A Minneapolis City Council committee voted to move ahead with a test of body cameras for the city’s police officers.
Monday, the council’s Ways and Means Committee forwarded two contracts to the full council, which is expected to approve the measures. Both contracts were with body camera vendors, Taser International and VIEVU, and worth $85,000 each. The two vendors will each supply 36 cameras to be tested by Minneapolis police officers beginning as soon as mid-October. Results of the six-month field test will allow the department to select a vendor and amend policies and procedures on how officers will use them.
If a $1.14 million budget request by Mayor Betsy Hodges is approved by the council later this year, cameras will be purchased for all of the city’s approximately 800 officers in 2015.
Two council members, Blong Yang and Linea Palmisano, offered an amendment to the resolution seeking more information about the pilot program — and what it will measure. At an upcoming meeting of the Public Safety, Civil Rights and Emergency Management Committee, police department leaders are expected to explain how the study will be conducted, how the cameras will work in Minnesota’s cold winters and whether the results of the pilot program will be independently reviewed.
Deputy Police Chief Travis Glampe said the department will report to the Public Safety Committee either September 24th or October 8th. But he said Monday he thinks the police department and the information technology staff within the city is adequate to assess the study results.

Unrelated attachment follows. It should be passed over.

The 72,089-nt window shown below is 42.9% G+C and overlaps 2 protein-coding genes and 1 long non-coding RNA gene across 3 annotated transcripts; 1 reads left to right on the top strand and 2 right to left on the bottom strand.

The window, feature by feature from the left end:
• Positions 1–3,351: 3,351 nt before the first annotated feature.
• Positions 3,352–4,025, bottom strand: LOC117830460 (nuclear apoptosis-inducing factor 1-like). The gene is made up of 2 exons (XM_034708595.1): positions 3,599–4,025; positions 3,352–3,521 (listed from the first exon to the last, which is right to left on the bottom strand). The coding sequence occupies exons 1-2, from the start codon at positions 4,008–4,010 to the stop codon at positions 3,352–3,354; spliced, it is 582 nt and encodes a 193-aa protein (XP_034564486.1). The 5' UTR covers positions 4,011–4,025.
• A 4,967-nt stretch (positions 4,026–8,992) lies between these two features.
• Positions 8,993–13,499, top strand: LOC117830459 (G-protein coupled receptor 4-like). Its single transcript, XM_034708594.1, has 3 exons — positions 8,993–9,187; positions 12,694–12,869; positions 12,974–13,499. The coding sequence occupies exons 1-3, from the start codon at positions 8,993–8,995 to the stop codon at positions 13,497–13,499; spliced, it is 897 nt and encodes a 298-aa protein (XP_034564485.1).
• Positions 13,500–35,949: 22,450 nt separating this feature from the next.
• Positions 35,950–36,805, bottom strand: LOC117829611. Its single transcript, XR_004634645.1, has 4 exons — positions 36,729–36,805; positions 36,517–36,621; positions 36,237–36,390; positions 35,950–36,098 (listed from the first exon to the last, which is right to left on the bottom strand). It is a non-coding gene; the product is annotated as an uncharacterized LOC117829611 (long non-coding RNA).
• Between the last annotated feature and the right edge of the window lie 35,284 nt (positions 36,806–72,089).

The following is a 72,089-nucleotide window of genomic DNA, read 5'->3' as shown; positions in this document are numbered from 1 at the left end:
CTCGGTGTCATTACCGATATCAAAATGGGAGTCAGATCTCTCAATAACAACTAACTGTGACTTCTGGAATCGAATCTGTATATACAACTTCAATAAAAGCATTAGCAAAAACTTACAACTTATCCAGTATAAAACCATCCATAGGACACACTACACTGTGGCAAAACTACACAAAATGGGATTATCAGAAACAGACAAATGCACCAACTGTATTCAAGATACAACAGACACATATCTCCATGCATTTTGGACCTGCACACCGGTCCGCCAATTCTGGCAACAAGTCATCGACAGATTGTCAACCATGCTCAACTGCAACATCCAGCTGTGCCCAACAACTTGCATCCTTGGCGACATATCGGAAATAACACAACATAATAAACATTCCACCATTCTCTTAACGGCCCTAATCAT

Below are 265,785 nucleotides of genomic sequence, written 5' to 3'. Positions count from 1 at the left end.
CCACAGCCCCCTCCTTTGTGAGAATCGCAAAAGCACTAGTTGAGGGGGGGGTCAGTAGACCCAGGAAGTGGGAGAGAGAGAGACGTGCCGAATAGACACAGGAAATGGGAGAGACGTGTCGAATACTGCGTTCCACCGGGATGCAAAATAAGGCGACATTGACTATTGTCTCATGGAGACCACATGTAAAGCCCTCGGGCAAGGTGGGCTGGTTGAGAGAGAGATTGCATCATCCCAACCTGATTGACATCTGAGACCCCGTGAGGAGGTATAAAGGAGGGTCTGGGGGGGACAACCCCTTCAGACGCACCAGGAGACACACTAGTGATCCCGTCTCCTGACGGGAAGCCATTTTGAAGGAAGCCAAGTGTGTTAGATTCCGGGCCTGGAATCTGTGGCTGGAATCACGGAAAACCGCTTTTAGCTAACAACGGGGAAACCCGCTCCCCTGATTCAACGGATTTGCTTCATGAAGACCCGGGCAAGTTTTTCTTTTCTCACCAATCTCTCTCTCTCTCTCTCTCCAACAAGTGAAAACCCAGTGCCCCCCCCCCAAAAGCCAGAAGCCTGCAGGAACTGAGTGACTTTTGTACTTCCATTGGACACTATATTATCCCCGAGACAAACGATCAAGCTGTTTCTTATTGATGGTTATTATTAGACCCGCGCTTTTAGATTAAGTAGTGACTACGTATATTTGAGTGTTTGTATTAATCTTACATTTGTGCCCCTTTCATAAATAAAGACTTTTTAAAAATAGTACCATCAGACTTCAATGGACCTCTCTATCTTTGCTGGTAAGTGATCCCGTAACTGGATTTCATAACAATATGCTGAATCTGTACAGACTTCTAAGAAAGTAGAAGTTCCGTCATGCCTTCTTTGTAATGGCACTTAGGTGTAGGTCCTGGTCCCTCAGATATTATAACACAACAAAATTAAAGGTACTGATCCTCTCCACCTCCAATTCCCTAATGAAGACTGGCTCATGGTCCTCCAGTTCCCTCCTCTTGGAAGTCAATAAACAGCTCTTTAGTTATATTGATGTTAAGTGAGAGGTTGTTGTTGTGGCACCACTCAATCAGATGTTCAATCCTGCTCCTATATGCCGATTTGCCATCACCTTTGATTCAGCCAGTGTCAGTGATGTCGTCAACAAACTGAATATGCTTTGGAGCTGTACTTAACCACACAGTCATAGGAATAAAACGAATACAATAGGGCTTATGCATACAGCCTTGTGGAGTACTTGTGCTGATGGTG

The effect of cold weather will be central to the study, Glampe said. “We’re kind of fortunate that we’re getting to winter. They’re gonna work great in May. I have no idea how useful they will be when we’re fumbling around at 20 below,” he said. “We wear jackets, as opposed to Phoenix where they don’t have to worry about putting a jacket on most of the year.”
Other questions are how the video will be stored and how much storage will be needed, which system works best and which of three camera mounts offered by Taser — lapel, eye glasses or body — are most effective. He also said the department wants to know how the state Data Practices Act will come into play: how many requests for videos will be received and how much staff time will be needed to process those, including redacting video to deal with privacy concerns and other reasons.
The city and police department have still not completed the standard operating procedures for cameras, though Hodges spokesperson Kate Brickman said they will be ready before field testing begins. Hodges made police cameras an issue in her election campaign last year, and during her budget address on August 14, she reiterated her commitment to the idea, saying that the cameras are a tool in building better relations between the police department and residents.
“Body cams have been shown to decrease both use of force and complaints about excessive force,” Hodges said. “Body cams protect officers from frivolous claims and provide more transparency for residents in their interactions with police officers. All that helps make our city safer overall.”